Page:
Iran Nuclear NewsG8 to press Iran on nuclear row: Japan

G8 to press Iran on nuclear row: Japan


AFP: The Group of Eight foreign ministers will urge Iran this week to accept a proposal for talks on its nuclear drive unless Tehran responds first, a Japanese official said Monday. TOKYO, June 26, 2006 (AFP) – The Group of Eight foreign ministers will urge Iran this week to accept a proposal for talks on its nuclear drive unless Tehran responds first, a Japanese official said Monday.

Foreign ministers from the Group of Eight industrialized nations meet Thursday in Russia to prepare for a summit next month, with the crises over North Korea and Iran set to feature on the agenda.

“If we do not receive some positive response from the Iranian side by the date of the foreign ministers’ meeting, I guess the G8 will strongly urge the Iranian government to respond quickly and positively to the offer,” the foreign ministry official said.

The five permanent UN Security Council members — Britain, China, France, Russia and the United States — plus Germany offered the package in mid-June offering incentives and multilateral talks to Iran.

Tehran in exchange would have to temporarily halt uranium enrichment activities, which lie at the heart of fears the Islamic republic could develop nuclear weapons.

The six countries asked Iran to respond by the end of the month, but President Mahmoud Ahmadinejad said Tehran would wait until August 22 to give a formal answer.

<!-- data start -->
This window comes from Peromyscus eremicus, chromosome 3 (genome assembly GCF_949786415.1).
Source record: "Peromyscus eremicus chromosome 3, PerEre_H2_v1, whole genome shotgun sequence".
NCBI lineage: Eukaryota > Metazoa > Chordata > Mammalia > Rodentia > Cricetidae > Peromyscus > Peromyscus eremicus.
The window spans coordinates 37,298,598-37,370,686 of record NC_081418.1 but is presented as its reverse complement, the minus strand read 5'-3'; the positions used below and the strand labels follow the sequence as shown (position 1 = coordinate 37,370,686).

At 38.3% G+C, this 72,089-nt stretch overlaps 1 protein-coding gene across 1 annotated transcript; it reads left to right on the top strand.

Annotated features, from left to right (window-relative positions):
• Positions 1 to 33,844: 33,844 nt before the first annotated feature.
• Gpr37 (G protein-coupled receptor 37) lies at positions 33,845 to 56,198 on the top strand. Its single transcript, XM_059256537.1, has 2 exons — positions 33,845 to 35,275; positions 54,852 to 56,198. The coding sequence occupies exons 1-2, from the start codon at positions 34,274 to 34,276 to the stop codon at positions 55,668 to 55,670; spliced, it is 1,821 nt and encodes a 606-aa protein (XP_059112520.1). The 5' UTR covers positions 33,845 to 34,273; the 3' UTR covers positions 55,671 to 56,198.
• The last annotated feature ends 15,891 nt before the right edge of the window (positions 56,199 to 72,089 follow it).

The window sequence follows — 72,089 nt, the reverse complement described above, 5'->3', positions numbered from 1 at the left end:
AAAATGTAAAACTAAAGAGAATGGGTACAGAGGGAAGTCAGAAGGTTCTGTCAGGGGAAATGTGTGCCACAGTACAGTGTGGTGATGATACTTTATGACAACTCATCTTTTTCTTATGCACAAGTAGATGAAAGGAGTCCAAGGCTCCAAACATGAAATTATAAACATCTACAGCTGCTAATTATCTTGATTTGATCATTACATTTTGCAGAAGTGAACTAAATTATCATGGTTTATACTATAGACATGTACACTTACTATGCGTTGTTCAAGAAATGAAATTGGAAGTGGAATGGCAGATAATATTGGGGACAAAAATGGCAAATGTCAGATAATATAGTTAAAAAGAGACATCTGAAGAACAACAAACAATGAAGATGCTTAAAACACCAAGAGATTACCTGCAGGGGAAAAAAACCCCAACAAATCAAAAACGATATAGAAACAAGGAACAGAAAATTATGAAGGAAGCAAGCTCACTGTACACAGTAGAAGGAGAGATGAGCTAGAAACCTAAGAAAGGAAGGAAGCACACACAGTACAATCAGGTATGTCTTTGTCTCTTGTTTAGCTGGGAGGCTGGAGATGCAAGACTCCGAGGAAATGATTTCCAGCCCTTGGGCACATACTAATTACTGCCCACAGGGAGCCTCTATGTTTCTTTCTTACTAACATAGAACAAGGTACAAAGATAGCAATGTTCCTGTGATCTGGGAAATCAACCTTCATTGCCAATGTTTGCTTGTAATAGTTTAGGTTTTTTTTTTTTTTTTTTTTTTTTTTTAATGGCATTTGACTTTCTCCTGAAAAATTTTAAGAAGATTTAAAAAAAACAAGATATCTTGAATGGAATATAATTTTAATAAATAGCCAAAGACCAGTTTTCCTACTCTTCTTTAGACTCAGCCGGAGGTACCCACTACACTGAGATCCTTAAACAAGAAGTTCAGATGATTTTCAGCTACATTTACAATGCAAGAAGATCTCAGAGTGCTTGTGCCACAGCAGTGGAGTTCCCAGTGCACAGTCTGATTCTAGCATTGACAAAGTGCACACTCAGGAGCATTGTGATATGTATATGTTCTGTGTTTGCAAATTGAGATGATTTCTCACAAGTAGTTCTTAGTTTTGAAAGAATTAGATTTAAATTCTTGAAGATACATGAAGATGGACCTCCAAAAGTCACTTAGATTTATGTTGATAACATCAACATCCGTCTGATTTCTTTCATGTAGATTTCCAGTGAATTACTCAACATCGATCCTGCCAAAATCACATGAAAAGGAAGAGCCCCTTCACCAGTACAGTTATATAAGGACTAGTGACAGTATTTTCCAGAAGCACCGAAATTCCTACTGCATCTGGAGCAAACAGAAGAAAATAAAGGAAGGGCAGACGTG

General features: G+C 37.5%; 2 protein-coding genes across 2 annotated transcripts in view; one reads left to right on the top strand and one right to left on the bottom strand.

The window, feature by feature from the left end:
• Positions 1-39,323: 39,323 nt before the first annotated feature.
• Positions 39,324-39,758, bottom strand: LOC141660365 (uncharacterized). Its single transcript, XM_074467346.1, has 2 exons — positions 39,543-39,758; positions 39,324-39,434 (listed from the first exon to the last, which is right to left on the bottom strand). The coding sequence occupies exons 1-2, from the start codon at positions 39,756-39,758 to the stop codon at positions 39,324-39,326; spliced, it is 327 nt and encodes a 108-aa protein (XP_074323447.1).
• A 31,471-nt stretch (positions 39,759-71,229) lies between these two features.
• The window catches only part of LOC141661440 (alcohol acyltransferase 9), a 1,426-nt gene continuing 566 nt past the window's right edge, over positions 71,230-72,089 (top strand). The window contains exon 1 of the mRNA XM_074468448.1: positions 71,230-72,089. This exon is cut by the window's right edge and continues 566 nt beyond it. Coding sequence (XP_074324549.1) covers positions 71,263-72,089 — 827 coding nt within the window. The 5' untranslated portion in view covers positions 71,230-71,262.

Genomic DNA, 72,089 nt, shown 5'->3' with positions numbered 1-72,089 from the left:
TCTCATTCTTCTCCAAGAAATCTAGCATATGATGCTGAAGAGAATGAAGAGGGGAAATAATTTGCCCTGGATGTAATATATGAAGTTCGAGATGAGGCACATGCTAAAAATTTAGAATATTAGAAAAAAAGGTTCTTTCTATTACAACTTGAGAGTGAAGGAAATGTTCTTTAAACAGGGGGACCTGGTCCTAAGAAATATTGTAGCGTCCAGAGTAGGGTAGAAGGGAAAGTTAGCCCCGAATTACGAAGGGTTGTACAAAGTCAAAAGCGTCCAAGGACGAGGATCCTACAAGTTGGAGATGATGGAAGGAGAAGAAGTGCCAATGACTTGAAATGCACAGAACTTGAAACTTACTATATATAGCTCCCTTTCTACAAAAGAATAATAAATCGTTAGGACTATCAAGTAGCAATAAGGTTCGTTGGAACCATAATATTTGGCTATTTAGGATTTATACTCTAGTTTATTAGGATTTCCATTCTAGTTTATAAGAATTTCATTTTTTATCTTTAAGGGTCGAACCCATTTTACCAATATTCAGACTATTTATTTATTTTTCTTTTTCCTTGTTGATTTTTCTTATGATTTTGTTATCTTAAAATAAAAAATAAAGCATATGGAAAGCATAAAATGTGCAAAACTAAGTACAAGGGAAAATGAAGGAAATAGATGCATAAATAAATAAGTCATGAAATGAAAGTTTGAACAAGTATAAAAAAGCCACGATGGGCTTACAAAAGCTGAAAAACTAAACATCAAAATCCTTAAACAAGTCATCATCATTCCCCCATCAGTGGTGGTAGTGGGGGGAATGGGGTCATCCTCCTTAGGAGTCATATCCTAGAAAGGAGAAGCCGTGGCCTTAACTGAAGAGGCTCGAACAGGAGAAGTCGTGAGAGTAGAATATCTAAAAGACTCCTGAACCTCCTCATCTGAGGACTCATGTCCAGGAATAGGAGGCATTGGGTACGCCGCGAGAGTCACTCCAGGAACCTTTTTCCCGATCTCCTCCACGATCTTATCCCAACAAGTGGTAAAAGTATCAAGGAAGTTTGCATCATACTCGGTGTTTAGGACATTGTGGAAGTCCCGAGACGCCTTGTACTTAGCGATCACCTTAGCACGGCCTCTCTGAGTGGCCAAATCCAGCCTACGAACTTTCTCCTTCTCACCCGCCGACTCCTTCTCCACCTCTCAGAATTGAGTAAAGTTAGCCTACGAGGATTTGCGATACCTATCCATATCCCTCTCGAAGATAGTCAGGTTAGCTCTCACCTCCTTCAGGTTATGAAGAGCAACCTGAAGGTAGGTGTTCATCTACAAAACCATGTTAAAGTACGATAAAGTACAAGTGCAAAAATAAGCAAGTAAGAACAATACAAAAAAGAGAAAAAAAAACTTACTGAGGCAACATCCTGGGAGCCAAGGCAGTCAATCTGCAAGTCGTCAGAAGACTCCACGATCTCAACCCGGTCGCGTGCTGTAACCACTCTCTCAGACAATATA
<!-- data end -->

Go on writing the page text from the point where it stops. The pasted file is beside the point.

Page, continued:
“We (the G8) as a group are supporting the six countries’ negotiations,” the Japanese official said.

Japan has maintained close ties with Iran despite the crisis and is a top investor in its oil industry.

The G8 foreign ministers will also discuss North Korea, a self-declared nuclear power which is feared to be set to launch a long-range missile.

Japan will “take a lead and brief on the current state of the North Korean nuclear issue as well as the abduction and missile issues and ask for the understanding and support of G8 countries,” the official said.

Japan has been campaigning for more international pressure on North Korea to better account for Japanese civilians the regime kidnapped in the 1970s and 1980s to train its spies.

Japanese Foreign Minister Taro Aso will also hold bilateral talks with Russia and go to Ukraine during his visit.

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